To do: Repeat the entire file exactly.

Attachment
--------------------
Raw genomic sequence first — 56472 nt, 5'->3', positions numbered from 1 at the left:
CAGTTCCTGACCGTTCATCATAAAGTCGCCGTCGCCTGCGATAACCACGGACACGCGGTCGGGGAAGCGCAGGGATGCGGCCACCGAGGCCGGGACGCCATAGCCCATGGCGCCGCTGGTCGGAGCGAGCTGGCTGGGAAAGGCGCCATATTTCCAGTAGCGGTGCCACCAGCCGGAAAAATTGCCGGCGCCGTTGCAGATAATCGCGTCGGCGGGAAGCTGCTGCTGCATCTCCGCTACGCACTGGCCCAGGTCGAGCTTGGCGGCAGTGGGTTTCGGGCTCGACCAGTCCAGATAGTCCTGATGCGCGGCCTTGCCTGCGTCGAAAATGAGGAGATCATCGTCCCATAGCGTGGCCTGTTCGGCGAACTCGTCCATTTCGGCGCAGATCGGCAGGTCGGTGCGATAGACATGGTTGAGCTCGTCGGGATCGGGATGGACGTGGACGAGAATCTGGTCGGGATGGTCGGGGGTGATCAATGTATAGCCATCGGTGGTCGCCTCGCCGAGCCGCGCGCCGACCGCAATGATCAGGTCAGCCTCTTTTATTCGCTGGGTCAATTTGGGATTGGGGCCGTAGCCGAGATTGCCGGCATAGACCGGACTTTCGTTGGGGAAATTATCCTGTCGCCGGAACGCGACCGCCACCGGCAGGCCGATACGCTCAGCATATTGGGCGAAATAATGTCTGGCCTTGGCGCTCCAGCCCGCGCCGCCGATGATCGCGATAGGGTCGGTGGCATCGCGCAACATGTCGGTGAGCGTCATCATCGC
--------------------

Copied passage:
Raw genomic sequence first — 56472 nt, 5'->3', positions numbered from 1 at the left:
CAGTTCCTGACCGTTCATCATAAAGTCGCCGTCGCCTGCGATAACCACGGACACGCGGTCGGGGAAGCGCAGGGATGCGGCCACCGAGGCCGGGACGCCATAGCCCATGGCGCCGCTGGTCGGAGCGAGCTGGCTGGGAAAGGCGCCATATTTCCAGTAGCGGTGCCACCAGCCGGAAAAATTGCCGGCGCCGTTGCAGATAATCGCGTCGGCGGGAAGCTGCTGCTGCATCTCCGCTACGCACTGGCCCAGGTCGAGCTTGGCGGCAGTGGGTTTCGGGCTCGACCAGTCCAGATAGTCCTGATGCGCGGCCTTGCCTGCGTCGAAAATGAGGAGATCATCGTCCCATAGCGTGGCCTGTTCGGCGAACTCGTCCATTTCGGCGCAGATCGGCAGGTCGGTGCGATAGACATGGTTGAGCTCGTCGGGATCGGGATGGACGTGGACGAGAATCTGGTCGGGATGGTCGGGGGTGATCAATGTATAGCCATCGGTGGTCGCCTCGCCGAGCCGCGCGCCGACCGCAATGATCAGGTCAGCCTCTTTTATTCGCTGGGTCAATTTGGGATTGGGGCCGTAGCCGAGATTGCCGGCATAGACCGGACTTTCGTTGGGGAAATTATCCTGTCGCCGGAACGCGACCGCCACCGGCAGGCCGATACGCTCAGCATATTGGGCGAAATAATGTCTGGCCTTGGCGCTCCAGCCCGCGCCGCCGATGATCGCGATAGGGTCGGTGGCATCGCGCAACATGTCGGTGAGCGTCATCATCGC